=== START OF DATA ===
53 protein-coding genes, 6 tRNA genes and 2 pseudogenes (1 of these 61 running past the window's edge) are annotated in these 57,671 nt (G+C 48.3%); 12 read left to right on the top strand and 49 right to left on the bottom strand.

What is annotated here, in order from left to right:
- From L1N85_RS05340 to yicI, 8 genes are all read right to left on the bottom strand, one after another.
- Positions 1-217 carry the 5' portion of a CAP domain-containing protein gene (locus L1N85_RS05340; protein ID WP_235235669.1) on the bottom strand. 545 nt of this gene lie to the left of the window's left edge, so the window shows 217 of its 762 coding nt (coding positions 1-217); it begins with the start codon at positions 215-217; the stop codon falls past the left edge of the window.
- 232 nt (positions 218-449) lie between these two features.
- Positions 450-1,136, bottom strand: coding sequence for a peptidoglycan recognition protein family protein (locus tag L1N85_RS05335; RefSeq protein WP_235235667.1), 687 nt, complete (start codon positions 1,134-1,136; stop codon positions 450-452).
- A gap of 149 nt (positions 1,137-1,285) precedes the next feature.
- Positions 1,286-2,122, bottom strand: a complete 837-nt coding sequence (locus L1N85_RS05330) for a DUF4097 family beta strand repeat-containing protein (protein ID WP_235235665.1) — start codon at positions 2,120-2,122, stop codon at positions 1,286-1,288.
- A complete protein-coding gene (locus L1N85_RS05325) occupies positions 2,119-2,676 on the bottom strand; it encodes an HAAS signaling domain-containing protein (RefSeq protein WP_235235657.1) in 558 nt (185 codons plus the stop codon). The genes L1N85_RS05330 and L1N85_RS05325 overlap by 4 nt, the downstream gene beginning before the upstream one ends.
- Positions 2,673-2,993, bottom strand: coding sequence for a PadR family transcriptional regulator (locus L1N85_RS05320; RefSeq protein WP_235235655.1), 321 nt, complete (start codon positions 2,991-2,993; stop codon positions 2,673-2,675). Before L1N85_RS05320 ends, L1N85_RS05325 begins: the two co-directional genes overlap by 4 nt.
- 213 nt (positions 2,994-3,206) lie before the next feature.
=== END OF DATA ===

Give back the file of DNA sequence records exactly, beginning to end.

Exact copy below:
53 protein-coding genes, 6 tRNA genes and 2 pseudogenes (1 of these 61 running past the window's edge) are annotated in these 57,671 nt (G+C 48.3%); 12 read left to right on the top strand and 49 right to left on the bottom strand.

What is annotated here, in order from left to right:
- From L1N85_RS05340 to yicI, 8 genes are all read right to left on the bottom strand, one after another.
- Positions 1-217 carry the 5' portion of a CAP domain-containing protein gene (locus L1N85_RS05340; protein ID WP_235235669.1) on the bottom strand. 545 nt of this gene lie to the left of the window's left edge, so the window shows 217 of its 762 coding nt (coding positions 1-217); it begins with the start codon at positions 215-217; the stop codon falls past the left edge of the window.
- 232 nt (positions 218-449) lie between these two features.
- Positions 450-1,136, bottom strand: coding sequence for a peptidoglycan recognition protein family protein (locus tag L1N85_RS05335; RefSeq protein WP_235235667.1), 687 nt, complete (start codon positions 1,134-1,136; stop codon positions 450-452).
- A gap of 149 nt (positions 1,137-1,285) precedes the next feature.
- Positions 1,286-2,122, bottom strand: a complete 837-nt coding sequence (locus L1N85_RS05330) for a DUF4097 family beta strand repeat-containing protein (protein ID WP_235235665.1) — start codon at positions 2,120-2,122, stop codon at positions 1,286-1,288.
- A complete protein-coding gene (locus L1N85_RS05325) occupies positions 2,119-2,676 on the bottom strand; it encodes an HAAS signaling domain-containing protein (RefSeq protein WP_235235657.1) in 558 nt (185 codons plus the stop codon). The genes L1N85_RS05330 and L1N85_RS05325 overlap by 4 nt, the downstream gene beginning before the upstream one ends.
- Positions 2,673-2,993, bottom strand: coding sequence for a PadR family transcriptional regulator (locus L1N85_RS05320; RefSeq protein WP_235235655.1), 321 nt, complete (start codon positions 2,991-2,993; stop codon positions 2,673-2,675). Before L1N85_RS05320 ends, L1N85_RS05325 begins: the two co-directional genes overlap by 4 nt.
- 213 nt (positions 2,994-3,206) lie before the next feature.